This is a tough one; any one of these will significantly push and affect the others which precluded my stating one as most significant. What I would suggest is that it’s not one of these that significantly impacting the others, instead its that these 4 are mixing together is such a dynamic and new form that out of this mixture is a new cocktail (odd metaphore). What we have to do is to understand that there is a new and distinct model that really hasn’t been named, acknowledged or even understood clearly.

Bob Utke:

I think the Rise of the knowledge society will change how teaching and learning occur.

I think the structures of education (private/public; vocational-technical; degree vs. certificate, etc) will be strongly impacted by globalization.

Jeremy Kemp:

These are MUCH too large to weigh. Something like ‘which has the greatest impact on nutrition, the fork or spoon?’

My answer: “All of the above.”

Steli Efti:

[ x ] Other: the transformation from the information to the education age

Jeffrey Schulz:

This question has really caused me pause…Here is my best attempt at the moment, having just come home from living abroad for several months:

I would like to say the rise of the knowledge society, but given my current context, having one foot in academia and the other in “the field,” I see the potential of the knowledge society giving birth to a new elite, with many still not being full participants, the education system being critical to this equation.

Globalization, on the other hand, I think is too broad and includes so many facets: knowledge production, capitalism, culture/clash of or homogenization or something in between, to name a few.

This leads me to believe that accelerating change may be the most critical factor….with the caveat that the acceleration of change is a given, but how we embrace, “manage,” and adapt to this change will have the greatest impact. Whether for good or ill, the impact may either widen the gaps that globalization and the rise of the knowledge society could produce, or it could draw in and create a much broader network of participants who create and design the 21st Century…and beyond.So in some regard, it’s not even the acceleration of change that is the impact, but the response to accelerating change.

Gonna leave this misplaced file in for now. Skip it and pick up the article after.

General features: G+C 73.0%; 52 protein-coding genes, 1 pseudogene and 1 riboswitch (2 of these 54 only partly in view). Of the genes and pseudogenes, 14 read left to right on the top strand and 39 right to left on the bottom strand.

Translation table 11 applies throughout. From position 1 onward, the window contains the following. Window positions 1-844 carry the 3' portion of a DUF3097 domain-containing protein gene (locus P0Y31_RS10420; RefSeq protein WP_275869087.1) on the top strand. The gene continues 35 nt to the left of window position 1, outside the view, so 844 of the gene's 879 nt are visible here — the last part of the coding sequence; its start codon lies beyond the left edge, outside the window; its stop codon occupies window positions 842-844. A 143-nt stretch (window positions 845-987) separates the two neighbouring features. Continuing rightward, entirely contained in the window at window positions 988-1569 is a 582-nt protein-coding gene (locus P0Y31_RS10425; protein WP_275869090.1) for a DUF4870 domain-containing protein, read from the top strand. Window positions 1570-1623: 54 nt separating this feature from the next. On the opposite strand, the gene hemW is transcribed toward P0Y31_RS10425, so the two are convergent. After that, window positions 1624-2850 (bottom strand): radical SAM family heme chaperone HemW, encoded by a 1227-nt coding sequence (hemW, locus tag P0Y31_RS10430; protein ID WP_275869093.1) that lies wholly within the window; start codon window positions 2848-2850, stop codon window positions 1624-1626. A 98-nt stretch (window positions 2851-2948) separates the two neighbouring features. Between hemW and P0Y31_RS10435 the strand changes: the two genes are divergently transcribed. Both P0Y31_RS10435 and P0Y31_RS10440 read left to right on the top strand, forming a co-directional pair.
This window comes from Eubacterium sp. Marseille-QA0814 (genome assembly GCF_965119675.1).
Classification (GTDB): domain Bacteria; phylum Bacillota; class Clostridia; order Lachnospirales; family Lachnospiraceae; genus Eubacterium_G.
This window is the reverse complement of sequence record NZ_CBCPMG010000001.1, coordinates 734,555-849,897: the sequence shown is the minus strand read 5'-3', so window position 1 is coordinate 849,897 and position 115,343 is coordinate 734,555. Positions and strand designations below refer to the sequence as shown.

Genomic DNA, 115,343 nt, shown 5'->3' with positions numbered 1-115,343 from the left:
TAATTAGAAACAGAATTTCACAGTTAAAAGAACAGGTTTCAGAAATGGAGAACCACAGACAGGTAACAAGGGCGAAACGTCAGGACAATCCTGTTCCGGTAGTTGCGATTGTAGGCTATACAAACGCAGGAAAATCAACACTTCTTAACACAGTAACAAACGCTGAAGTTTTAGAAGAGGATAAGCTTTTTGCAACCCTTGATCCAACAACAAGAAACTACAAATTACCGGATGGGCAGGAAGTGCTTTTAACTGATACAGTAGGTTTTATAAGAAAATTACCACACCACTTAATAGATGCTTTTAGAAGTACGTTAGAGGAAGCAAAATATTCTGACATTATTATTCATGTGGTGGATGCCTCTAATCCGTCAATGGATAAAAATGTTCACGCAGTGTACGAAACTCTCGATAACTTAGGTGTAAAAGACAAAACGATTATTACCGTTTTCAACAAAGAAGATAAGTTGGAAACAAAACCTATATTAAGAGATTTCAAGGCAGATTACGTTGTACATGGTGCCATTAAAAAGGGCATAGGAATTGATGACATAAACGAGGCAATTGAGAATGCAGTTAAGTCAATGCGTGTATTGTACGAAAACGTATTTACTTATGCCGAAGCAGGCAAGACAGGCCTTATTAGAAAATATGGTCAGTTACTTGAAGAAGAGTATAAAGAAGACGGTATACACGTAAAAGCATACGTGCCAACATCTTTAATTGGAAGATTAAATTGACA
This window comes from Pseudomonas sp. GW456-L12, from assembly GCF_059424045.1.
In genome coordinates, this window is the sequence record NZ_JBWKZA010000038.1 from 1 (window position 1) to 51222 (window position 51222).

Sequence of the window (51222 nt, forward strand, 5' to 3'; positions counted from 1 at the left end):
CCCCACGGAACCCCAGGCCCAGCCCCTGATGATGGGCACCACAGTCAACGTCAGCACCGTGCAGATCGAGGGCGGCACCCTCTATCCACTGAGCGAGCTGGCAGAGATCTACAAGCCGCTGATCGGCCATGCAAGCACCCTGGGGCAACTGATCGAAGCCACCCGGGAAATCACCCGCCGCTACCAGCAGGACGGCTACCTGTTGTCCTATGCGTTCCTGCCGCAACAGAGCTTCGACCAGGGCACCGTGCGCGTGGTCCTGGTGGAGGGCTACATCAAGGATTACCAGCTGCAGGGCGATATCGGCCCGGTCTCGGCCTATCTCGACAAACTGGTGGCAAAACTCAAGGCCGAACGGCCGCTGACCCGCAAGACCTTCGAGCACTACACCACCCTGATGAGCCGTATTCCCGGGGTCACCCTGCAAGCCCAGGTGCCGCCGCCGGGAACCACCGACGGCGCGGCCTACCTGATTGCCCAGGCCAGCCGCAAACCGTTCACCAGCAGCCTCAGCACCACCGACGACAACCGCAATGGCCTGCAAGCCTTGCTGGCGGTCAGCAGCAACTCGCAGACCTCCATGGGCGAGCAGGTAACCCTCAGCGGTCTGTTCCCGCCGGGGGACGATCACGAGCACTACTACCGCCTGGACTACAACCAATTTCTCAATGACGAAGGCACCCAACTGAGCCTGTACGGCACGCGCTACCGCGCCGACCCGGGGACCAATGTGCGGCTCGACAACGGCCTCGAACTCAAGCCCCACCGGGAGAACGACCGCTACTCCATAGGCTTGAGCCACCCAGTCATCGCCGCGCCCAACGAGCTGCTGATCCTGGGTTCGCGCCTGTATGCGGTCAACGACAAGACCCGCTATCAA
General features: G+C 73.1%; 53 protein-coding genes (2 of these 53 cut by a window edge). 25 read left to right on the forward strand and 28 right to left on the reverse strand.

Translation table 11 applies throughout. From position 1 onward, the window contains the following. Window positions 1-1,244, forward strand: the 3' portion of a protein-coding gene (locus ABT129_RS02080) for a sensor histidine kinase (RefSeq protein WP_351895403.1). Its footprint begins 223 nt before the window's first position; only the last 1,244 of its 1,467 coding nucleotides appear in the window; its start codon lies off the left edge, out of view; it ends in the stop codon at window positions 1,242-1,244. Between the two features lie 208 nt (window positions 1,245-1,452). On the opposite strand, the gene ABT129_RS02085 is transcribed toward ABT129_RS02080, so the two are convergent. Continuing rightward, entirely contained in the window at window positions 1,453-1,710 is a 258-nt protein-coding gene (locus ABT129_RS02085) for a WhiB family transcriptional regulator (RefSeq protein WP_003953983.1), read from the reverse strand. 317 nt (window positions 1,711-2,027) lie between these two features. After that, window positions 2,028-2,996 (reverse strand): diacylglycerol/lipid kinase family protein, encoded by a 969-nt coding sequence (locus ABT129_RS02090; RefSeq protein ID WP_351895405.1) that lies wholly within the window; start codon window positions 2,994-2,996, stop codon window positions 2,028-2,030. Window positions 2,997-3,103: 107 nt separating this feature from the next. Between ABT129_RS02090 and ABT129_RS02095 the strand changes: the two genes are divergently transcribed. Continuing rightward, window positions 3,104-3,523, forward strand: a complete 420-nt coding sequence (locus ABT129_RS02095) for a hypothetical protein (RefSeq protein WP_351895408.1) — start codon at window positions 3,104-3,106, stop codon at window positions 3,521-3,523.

George Kubik:

wirelessly networked/universally available, smart appliances

Kathy Brown:

[ x ] Other: changing demography

Lloyd Armstrong :

[ x ] Other: an increasingly dysfunctional cost/price model of higher education

Mitch Cooper:

I’m going to respond with an assumption that you are speaking of public education? If so, I think the greatest impact would come from individuals being knowledgeable about what they want and need in education and pushing for a change in the way those needs are met.

Dave LaMorte:

I think that accelerating change will have the greatest impact on education. Right now I think the goal of education is to give students career skills, but we will have a lot of catching up to do as new jobs develop and others fade away.

Christian Long:

Accelerating change is the one that comes to mind first, but not in the way that Pink or Friedman mean. Instead, it’ll be at the macro level of kids/parents trying to wrestle choices.

Customization is the real impact coming towards education, which may or may not be fueled by all the rest.